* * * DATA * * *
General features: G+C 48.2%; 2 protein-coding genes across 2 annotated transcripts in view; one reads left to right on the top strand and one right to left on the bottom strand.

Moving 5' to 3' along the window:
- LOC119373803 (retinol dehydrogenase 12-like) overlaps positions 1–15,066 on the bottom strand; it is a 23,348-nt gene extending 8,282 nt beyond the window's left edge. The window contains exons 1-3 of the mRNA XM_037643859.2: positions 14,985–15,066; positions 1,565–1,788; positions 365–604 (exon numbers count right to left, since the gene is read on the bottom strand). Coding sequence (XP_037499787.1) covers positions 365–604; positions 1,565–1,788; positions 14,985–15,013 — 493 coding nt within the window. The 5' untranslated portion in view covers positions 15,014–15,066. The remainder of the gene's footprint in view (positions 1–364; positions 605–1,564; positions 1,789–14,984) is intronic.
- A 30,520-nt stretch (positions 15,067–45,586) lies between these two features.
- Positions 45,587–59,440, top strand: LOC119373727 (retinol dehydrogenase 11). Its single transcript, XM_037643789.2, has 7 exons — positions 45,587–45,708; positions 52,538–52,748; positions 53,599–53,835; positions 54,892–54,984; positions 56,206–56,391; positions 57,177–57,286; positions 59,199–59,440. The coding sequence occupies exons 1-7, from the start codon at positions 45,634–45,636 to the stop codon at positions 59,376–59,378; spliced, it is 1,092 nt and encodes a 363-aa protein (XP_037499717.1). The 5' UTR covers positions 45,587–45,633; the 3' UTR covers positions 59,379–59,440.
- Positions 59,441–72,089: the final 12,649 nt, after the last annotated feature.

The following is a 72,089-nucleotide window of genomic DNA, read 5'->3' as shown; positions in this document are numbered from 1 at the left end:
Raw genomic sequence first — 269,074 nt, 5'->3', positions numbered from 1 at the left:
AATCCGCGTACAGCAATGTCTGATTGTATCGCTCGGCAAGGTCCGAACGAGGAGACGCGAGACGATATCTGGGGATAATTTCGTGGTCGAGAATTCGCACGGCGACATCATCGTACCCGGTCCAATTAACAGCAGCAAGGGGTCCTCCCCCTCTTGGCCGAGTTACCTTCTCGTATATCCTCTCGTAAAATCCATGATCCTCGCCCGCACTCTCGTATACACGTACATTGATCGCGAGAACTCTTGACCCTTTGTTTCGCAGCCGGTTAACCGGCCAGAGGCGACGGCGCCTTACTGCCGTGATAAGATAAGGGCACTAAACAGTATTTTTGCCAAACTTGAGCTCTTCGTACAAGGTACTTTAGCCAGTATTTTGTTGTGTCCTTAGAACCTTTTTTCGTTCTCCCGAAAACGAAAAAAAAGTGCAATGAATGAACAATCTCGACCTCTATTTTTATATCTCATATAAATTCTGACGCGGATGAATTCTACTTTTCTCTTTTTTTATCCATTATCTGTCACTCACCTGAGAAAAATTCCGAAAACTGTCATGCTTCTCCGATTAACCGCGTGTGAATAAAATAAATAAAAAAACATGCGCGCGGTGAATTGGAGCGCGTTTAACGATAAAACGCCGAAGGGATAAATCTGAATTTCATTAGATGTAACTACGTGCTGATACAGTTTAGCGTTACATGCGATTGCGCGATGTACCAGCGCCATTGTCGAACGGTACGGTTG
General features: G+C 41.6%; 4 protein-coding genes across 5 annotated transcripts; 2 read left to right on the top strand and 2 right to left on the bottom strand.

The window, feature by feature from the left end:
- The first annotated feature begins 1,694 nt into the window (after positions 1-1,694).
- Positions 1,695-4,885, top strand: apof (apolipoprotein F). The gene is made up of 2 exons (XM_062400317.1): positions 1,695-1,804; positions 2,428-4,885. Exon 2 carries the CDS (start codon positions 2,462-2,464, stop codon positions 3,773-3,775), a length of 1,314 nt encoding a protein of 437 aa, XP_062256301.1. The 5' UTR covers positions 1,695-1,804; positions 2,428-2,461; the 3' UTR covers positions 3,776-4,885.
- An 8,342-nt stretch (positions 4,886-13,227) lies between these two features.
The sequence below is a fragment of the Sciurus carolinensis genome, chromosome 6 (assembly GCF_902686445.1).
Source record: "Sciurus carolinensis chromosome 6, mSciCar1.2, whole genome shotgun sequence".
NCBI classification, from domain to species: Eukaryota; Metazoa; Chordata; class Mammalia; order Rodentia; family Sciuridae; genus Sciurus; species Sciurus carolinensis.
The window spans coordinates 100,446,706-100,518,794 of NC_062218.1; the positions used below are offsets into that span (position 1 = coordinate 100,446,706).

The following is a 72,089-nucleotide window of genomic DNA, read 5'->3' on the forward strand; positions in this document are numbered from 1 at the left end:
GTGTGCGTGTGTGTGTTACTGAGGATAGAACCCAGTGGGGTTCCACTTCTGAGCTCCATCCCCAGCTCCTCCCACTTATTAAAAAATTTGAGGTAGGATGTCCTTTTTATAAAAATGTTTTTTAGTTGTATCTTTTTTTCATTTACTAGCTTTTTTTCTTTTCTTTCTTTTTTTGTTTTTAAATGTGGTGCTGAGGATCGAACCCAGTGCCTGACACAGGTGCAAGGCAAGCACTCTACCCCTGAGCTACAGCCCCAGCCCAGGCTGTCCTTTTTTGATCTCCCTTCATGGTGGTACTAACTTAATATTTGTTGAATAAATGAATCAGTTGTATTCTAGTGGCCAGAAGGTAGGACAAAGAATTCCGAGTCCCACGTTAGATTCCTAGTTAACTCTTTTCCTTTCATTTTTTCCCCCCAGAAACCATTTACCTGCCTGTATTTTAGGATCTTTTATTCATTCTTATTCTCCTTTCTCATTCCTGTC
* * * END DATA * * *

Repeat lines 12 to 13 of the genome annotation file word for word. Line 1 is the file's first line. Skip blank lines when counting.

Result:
- The first annotated feature begins 1,694 nt into the window (after positions 1-1,694).
- Positions 1,695-4,885, top strand: apof (apolipoprotein F). The gene is made up of 2 exons (XM_062400317.1): positions 1,695-1,804; positions 2,428-4,885. Exon 2 carries the CDS (start codon positions 2,462-2,464, stop codon positions 3,773-3,775), a length of 1,314 nt encoding a protein of 437 aa, XP_062256301.1. The 5' UTR covers positions 1,695-1,804; positions 2,428-2,461; the 3' UTR covers positions 3,776-4,885.